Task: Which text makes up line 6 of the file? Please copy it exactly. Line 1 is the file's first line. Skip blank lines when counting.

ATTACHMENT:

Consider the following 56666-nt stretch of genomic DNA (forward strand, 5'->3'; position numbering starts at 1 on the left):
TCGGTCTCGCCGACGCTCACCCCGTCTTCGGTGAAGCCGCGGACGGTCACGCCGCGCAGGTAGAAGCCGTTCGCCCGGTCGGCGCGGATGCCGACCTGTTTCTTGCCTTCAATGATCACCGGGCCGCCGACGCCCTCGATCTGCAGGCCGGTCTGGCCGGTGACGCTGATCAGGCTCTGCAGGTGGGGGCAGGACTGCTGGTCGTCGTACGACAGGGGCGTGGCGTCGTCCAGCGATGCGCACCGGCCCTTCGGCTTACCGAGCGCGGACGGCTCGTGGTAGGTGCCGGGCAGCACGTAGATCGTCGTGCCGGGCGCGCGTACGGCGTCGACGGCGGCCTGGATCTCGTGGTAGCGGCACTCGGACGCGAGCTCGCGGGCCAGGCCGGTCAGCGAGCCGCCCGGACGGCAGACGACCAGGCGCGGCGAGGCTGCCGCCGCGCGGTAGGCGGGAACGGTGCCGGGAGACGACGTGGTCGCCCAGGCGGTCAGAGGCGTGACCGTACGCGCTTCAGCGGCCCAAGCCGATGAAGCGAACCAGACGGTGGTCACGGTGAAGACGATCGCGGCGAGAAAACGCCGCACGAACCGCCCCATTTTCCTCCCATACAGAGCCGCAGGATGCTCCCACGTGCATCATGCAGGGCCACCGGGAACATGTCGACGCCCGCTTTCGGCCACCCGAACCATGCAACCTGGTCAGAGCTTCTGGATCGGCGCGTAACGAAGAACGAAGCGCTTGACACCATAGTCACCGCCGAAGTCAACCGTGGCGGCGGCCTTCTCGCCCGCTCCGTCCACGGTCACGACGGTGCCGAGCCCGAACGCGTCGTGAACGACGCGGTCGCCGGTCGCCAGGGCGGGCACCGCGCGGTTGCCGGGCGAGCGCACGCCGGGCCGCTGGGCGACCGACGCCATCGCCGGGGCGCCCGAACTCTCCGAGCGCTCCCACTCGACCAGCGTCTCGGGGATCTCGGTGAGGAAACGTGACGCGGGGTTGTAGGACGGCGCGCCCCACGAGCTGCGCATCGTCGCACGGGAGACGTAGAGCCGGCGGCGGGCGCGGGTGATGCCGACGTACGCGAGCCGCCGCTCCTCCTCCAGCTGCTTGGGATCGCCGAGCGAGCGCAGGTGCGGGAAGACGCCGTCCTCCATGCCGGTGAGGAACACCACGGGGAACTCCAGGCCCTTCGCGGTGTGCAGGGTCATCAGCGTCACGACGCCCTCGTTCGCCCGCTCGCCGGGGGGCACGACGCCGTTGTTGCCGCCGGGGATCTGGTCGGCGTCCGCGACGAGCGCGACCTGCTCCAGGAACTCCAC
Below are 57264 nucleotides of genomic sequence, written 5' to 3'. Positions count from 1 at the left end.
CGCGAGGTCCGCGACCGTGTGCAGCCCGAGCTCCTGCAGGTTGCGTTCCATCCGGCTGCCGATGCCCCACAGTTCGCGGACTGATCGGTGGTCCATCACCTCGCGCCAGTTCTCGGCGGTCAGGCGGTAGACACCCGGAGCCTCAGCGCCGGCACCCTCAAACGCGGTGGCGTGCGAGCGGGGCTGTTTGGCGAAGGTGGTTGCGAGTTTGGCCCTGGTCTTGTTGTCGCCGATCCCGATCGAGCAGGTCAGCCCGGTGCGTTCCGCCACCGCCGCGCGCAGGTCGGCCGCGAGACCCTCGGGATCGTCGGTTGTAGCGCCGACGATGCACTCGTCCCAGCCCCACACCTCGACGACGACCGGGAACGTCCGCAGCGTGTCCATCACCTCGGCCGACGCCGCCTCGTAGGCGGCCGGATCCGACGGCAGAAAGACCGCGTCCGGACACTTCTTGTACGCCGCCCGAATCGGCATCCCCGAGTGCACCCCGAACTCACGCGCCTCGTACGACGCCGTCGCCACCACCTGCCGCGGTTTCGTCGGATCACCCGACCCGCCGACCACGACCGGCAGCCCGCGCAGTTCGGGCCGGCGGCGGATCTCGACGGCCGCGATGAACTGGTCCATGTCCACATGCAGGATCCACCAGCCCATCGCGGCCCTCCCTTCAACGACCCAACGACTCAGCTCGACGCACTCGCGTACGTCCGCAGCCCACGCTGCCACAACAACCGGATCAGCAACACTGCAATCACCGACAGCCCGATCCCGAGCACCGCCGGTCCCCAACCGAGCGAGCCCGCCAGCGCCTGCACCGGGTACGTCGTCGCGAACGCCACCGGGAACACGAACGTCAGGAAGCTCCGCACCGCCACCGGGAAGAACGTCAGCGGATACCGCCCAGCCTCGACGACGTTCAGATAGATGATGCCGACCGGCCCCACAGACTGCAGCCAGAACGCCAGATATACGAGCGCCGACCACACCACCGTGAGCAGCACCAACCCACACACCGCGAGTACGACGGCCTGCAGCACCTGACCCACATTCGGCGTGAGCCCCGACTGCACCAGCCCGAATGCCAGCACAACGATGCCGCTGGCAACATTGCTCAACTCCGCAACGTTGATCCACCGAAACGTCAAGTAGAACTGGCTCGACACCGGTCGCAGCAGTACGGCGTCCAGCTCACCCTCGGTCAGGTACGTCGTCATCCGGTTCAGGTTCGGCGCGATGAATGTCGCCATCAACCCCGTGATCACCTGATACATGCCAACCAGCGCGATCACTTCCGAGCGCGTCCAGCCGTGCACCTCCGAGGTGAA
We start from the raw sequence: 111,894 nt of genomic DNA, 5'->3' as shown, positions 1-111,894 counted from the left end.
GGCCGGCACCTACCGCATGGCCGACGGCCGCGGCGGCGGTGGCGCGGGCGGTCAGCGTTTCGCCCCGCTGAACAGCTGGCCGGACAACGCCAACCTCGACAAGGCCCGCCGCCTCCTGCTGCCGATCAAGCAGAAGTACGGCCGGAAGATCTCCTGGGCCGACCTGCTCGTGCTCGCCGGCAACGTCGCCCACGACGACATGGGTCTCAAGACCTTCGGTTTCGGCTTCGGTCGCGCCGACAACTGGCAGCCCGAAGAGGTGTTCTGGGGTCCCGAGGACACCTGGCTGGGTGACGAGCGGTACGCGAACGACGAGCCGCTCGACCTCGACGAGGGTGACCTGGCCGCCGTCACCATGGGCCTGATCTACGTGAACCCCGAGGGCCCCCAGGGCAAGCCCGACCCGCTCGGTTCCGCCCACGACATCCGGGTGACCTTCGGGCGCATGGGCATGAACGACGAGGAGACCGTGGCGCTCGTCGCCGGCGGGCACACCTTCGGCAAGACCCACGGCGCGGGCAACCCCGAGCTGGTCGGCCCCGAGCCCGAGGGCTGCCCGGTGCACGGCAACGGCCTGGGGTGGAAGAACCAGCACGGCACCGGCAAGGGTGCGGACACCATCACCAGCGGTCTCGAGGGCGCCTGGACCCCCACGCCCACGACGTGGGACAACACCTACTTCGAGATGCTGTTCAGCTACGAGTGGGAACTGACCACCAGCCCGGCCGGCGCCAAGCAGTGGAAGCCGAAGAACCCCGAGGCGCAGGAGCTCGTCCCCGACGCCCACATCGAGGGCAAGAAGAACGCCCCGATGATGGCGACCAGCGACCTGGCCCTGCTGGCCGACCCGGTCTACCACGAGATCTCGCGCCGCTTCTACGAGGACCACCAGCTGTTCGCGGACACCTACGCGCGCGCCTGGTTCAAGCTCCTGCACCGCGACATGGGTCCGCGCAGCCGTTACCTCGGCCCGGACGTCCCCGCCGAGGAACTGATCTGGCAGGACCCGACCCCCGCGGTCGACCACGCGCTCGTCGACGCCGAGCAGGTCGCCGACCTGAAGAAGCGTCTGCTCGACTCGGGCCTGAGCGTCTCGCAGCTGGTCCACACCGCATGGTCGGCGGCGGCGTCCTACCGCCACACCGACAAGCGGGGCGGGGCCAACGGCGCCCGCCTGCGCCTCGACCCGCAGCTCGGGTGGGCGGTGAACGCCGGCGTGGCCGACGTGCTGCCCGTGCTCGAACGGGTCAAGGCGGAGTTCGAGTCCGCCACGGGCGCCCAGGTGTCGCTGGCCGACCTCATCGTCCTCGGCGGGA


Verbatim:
GGCCGGCACCTACCGCATGGCCGACGGCCGCGGCGGCGGTGGCGCGGGCGGTCAGCGTTTCGCCCCGCTGAACAGCTGGCCGGACAACGCCAACCTCGACAAGGCCCGCCGCCTCCTGCTGCCGATCAAGCAGAAGTACGGCCGGAAGATCTCCTGGGCCGACCTGCTCGTGCTCGCCGGCAACGTCGCCCACGACGACATGGGTCTCAAGACCTTCGGTTTCGGCTTCGGTCGCGCCGACAACTGGCAGCCCGAAGAGGTGTTCTGGGGTCCCGAGGACACCTGGCTGGGTGACGAGCGGTACGCGAACGACGAGCCGCTCGACCTCGACGAGGGTGACCTGGCCGCCGTCACCATGGGCCTGATCTACGTGAACCCCGAGGGCCCCCAGGGCAAGCCCGACCCGCTCGGTTCCGCCCACGACATCCGGGTGACCTTCGGGCGCATGGGCATGAACGACGAGGAGACCGTGGCGCTCGTCGCCGGCGGGCACACCTTCGGCAAGACCCACGGCGCGGGCAACCCCGAGCTGGTCGGCCCCGAGCCCGAGGGCTGCCCGGTGCACGGCAACGGCCTGGGGTGGAAGAACCAGCACGGCACCGGCAAGGGTGCGGACACCATCACCAGCGGTCTCGAGGGCGCCTGGACCCCCACGCCCACGACGTGGGACAACACCTACTTCGAGATGCTGTTCAGCTACGAGTGGGAACTGACCACCAGCCCGGCCGGCGCCAAGCAGTGGAAGCCGAAGAACCCCGAGGCGCAGGAGCTCGTCCCCGACGCCCACATCGAGGGCAAGAAGAACGCCCCGATGATGGCGACCAGCGACCTGGCCCTGCTGGCCGACCCGGTCTACCACGAGATCTCGCGCCGCTTCTACGAGGACCACCAGCTGTTCGCGGACACCTACGCGCGCGCCTGGTTCAAGCTCCTGCACCGCGACATGGGTCCGCGCAGCCGTTACCTCGGCCCGGACGTCCCCGCCGAGGAACTGATCTGGCAGGACCCGACCCCCGCGGTCGACCACGCGCTCGTCGACGCCGAGCAGGTCGCCGACCTGAAGAAGCGTCTGCTCGACTCGGGCCTGAGCGTCTCGCAGCTGGTCCACACCGCATGGTCGGCGGCGGCGTCCTACCGCCACACCGACAAGCGGGGCGGGGCCAACGGCGCCCGCCTGCGCCTCGACCCGCAGCTCGGGTGGGCGGTGAACGCCGGCGTGGCCGACGTGCTGCCCGTGCTCGAACGGGTCAAGGCGGAGTTCGAGTCCGCCACGGGCGCCCAGGTGTCGCTGGCCGACCTCATCGTCCTCGGCGGGA